In May 15th, during Google’s I/O developer conference, a new developer suite called Android Studio was announced. It is a very powerful IDE based on the famous IntelliJ IDE. Android Studio offers a lot more options for Android Developers on top of InteliJ’s fantastic features and deep code analysis. And it seems that it is aimed to the Android Professionals that want to make the process much faster and be more productive in general.
In this example we are going to see how to install Android Studio, as well as creating and Launching a new Android Project with it.
1. Download and Install Android Studio
Android Studio comes with everything you need in order to start developing Android Applications instantly. If you already have Android SDK Manager and Android Virtual Devices (AVD) already installed, that’s fine; it will work with those, no problem whatsoever.
Go to the home page of Android project to download the Bundle for your platform:
The Installer will install Android Studio 0.1.1, and you can update it later from inside the application.
When the download is finished, launch the installer:
And specify the installation folder:
When the installation is finished check the option to Start Android Studio and click Finish:
2. Create a new Android Project
When Android Studio launches it will prompt you if you want to import settings from a previous installations ( I guess that this would apply for previous installation of IntelliJ with or without the Android Bundle …).
After that step, you will find yourself in Android Studio Quick Start Window. You can specify many settings and configuration options from there, but let’s go ahead and select “New Project”:
Then you have to specify the Project Name, the main Package Name, as well as the target platforms and also the Theme of the application. You can also choose to create a new Activity and select a custom Launcher Icon:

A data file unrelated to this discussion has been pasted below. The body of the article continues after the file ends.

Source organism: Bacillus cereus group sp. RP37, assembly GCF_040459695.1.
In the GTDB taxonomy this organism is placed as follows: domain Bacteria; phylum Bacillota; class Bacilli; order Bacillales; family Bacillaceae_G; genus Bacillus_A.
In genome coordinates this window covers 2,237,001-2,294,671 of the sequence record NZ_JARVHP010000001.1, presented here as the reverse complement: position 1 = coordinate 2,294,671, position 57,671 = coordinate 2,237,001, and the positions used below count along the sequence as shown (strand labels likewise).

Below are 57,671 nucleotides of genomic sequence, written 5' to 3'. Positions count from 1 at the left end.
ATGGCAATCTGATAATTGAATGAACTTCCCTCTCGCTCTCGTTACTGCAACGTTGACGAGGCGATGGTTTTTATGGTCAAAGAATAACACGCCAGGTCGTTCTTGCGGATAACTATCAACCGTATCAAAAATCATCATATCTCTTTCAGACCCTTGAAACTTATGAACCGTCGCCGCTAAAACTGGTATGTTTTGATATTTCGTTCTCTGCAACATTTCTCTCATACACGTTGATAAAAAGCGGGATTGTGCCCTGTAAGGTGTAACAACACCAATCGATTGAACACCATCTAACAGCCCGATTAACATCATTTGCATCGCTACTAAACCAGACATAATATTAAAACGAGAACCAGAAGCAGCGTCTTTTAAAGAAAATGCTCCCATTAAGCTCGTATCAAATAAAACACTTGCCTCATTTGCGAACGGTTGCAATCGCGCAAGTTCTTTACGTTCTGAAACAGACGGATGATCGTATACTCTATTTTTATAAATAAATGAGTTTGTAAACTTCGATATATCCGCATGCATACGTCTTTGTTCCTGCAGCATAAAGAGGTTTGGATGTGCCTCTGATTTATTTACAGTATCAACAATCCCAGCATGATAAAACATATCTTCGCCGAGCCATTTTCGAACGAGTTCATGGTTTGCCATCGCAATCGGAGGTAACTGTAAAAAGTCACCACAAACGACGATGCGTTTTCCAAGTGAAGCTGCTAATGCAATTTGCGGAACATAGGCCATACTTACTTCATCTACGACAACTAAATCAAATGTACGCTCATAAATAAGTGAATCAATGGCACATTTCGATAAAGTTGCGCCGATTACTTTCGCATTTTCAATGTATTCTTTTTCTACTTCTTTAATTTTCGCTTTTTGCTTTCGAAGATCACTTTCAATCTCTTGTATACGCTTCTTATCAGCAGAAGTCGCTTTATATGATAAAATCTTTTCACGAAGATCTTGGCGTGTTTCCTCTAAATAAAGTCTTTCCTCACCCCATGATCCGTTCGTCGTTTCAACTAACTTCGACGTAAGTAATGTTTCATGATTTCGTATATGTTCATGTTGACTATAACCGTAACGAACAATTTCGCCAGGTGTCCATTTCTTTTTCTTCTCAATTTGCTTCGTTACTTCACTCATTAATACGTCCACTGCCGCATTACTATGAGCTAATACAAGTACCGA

Then you can select and customize your Launcher Icon:
Now you can create a new blank Activity for your project.
You have to specify a Name for the activity and the corresponding Layout XML file Name.
All the above should seem familiar, if you’re using Eclipse IDE for Android Development.
4. Run the Application
After clicking finish you will find yourself in the IDE. This is how it looks like:
Now you can select Help -> Check For Updates to update Android Studio to the latest available version.
You can go ahead and click the Run Button to run your application. You will be prompt to choose the device you want to install your Application to. I have already installed AVDs in my system so I can work with those. This should come really handy when you have multiple real devices connected to your system and you want to install and run the applications on them as well:
5. Live layout Editing
One of the most impressive characteristics (at first glance …)of this IDE is the new live layout editing where you can preview your user interface in a number of real devices , both smartphones and tablets, on the fly as you are editing the code. You can also choose to preview your code in different orientations. It looks and works great:
This is a video with a small preview of Android Studio’s numerous features:
7. Download the Android Studio Project
Download the Android Studio Project of this tutorial: HelloAndroidStudioProject.zip
This was just an introduction to Android Studio that will get you up and running with Android Studio. I’m sure that there are tons of features to explore. Hope you are excited with Android Studio!